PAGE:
From time to time I receive books from National Geographic Kids to review. I’m always super amazed by the imagery they use and some of the books present really amazing information in a very fun way. Of all of the books I have received from them, The World of the Bible: Biblical Stories and the Archaeology Behind Them might be my absolute favorite.
The Bible is an important book, no matter how you look at it. The Old Testament is studied by Jews and Christians alike. What makes this book amazing is that it takes specific passages from the Bible and then looks at them from a historical and archeological viewpoint. Add in that there are amazing photographs and paintings that transport you to a different time.
The description from the publisher reads as follows: “Have you ever wondered about the real location of the Garden of Eden? Or how Moses could have parted the Red Sea? The World of the Bible takes the reader back to ancient times to revisit classic Bible stories from the Old and New Testaments, learn fascinating facts about biblical history, and explore that same landscape as archaeologists are studying it today. Stories include the Samson and Delilah, Joseph in Egypt, Noah and the Flood, the birth of Jesus, Paul’s conversion, and many more. Classic paintings and photos of the Middle East today enrich the archaeological explanations. Additionally, this book was reviewed by biblical scholars to ensure the most up-to-date and accurate information and includes profiles of important Bible personalities, analysis and explanation of key archaeological sites and maps of the Middle East to provide context to the stories and sites. Kids won’t just revisit classic Bible stories in this book … they’ll dig deeper into the history behind the tales to learn more about the biblical world.” Continue reading →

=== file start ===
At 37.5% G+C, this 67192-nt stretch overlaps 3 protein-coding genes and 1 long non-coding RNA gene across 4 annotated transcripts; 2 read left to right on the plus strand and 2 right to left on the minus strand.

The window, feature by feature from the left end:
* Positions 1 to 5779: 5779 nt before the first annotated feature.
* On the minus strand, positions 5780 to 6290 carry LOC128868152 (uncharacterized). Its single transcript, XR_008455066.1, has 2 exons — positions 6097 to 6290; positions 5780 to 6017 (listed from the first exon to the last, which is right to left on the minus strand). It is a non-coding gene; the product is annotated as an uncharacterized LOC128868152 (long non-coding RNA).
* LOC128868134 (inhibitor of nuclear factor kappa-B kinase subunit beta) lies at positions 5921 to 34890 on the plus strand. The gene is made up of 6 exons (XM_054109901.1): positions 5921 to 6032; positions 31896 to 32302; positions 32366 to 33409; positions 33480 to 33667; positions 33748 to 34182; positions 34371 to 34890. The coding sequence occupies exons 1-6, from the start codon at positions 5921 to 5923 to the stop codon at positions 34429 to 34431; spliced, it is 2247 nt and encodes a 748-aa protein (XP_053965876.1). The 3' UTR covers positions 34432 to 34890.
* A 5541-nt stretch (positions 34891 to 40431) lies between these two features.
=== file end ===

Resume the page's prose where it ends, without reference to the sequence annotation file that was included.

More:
Every year as the winter holidays roll around I’m always on the lookout for new Hanukkah books. We of course have our long-time favorites, but finding new books is always a great adventure. Since Hanukkah begins tonight at sundown, I wanted to finally get my collection up.
While not a new book, Stephanie Spinner’s It’s a Miracle! A Hanukkah Storybook, is new to us. We found this one at our school’s book fair and it is a great little gem. This book manages to tell a little bit about the story of Hanukkah while also showing how it really is about spending time with and appreciating your family. Young Owen is getting to light the Hanukkah candles himself for the first time. Each night, after the candles are lit, his grandmother tucks him into bed and tells him a story about someone in their family, without actually saying who the story is about. Owen is learning about family history while also spending quality time with his grandmother. The book ends with a simplified telling of the Hanukkah legend. This is a great book for younger elementary aged children to listen to around the holidays.
This year’s book from the PJ Library was Little Red Ruthie: A Hanukkah Tale, by Gloria Koster. This super fun story takes the beloved story of Little Red Riding Hood and joins it with the story of Hanukkah. Little Ruthie is on the way to her grandmother’s house to make latkes when a wolf steps into her path. Ruthie couldn’t let on that she was scared, she needed to “be as brave as the Maccabees.” Smart girl convinces the wolf to let her be because she will be much more delicious after 8 days of latkes. But he still goes off to grandma’s house, though she is out. He occupies himself by putting on her clothing. When Ruthie gets there, she still manages to stall him by making him latkes and telling him the story of the Maccabees. Her resourcefulness saves both herself and her grandmother and listeners get a wonderful telling of the Hanukkah story. A super fun book and one that I plan to use when I go into classrooms to share Hanukkah! Continue reading →